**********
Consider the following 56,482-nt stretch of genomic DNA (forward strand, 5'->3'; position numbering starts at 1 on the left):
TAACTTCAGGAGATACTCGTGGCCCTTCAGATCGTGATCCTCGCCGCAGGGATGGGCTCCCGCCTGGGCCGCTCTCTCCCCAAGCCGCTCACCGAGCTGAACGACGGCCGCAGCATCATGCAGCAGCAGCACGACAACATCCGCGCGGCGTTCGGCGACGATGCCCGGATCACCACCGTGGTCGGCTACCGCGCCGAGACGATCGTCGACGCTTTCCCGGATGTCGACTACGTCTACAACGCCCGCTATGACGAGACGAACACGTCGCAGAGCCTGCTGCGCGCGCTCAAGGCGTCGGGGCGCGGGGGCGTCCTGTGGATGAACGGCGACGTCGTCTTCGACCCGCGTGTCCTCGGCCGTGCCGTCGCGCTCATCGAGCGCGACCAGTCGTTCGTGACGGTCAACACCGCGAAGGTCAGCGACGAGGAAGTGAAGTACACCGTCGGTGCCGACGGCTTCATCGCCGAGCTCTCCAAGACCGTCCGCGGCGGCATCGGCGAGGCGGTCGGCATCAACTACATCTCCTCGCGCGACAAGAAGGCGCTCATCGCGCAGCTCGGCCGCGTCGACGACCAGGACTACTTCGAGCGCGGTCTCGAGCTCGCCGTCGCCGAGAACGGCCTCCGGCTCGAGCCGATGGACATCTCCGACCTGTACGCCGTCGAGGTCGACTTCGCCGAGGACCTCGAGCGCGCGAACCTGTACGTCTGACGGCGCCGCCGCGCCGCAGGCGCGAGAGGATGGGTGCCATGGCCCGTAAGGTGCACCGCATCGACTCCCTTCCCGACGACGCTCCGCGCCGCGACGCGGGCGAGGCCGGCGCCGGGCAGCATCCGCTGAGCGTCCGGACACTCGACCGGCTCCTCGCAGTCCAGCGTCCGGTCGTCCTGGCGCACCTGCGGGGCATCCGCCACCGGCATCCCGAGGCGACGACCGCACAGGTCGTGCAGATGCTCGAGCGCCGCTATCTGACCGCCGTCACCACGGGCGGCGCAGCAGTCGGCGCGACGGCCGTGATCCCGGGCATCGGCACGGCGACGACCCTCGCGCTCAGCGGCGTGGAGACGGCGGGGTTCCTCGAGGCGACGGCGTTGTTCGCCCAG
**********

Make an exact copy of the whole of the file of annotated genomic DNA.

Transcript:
Consider the following 56,482-nt stretch of genomic DNA (forward strand, 5'->3'; position numbering starts at 1 on the left):
TAACTTCAGGAGATACTCGTGGCCCTTCAGATCGTGATCCTCGCCGCAGGGATGGGCTCCCGCCTGGGCCGCTCTCTCCCCAAGCCGCTCACCGAGCTGAACGACGGCCGCAGCATCATGCAGCAGCAGCACGACAACATCCGCGCGGCGTTCGGCGACGATGCCCGGATCACCACCGTGGTCGGCTACCGCGCCGAGACGATCGTCGACGCTTTCCCGGATGTCGACTACGTCTACAACGCCCGCTATGACGAGACGAACACGTCGCAGAGCCTGCTGCGCGCGCTCAAGGCGTCGGGGCGCGGGGGCGTCCTGTGGATGAACGGCGACGTCGTCTTCGACCCGCGTGTCCTCGGCCGTGCCGTCGCGCTCATCGAGCGCGACCAGTCGTTCGTGACGGTCAACACCGCGAAGGTCAGCGACGAGGAAGTGAAGTACACCGTCGGTGCCGACGGCTTCATCGCCGAGCTCTCCAAGACCGTCCGCGGCGGCATCGGCGAGGCGGTCGGCATCAACTACATCTCCTCGCGCGACAAGAAGGCGCTCATCGCGCAGCTCGGCCGCGTCGACGACCAGGACTACTTCGAGCGCGGTCTCGAGCTCGCCGTCGCCGAGAACGGCCTCCGGCTCGAGCCGATGGACATCTCCGACCTGTACGCCGTCGAGGTCGACTTCGCCGAGGACCTCGAGCGCGCGAACCTGTACGTCTGACGGCGCCGCCGCGCCGCAGGCGCGAGAGGATGGGTGCCATGGCCCGTAAGGTGCACCGCATCGACTCCCTTCCCGACGACGCTCCGCGCCGCGACGCGGGCGAGGCCGGCGCCGGGCAGCATCCGCTGAGCGTCCGGACACTCGACCGGCTCCTCGCAGTCCAGCGTCCGGTCGTCCTGGCGCACCTGCGGGGCATCCGCCACCGGCATCCCGAGGCGACGACCGCACAGGTCGTGCAGATGCTCGAGCGCCGCTATCTGACCGCCGTCACCACGGGCGGCGCAGCAGTCGGCGCGACGGCCGTGATCCCGGGCATCGGCACGGCGACGACCCTCGCGCTCAGCGGCGTGGAGACGGCGGGGTTCCTCGAGGCGACGGCGTTGTTCGCCCAG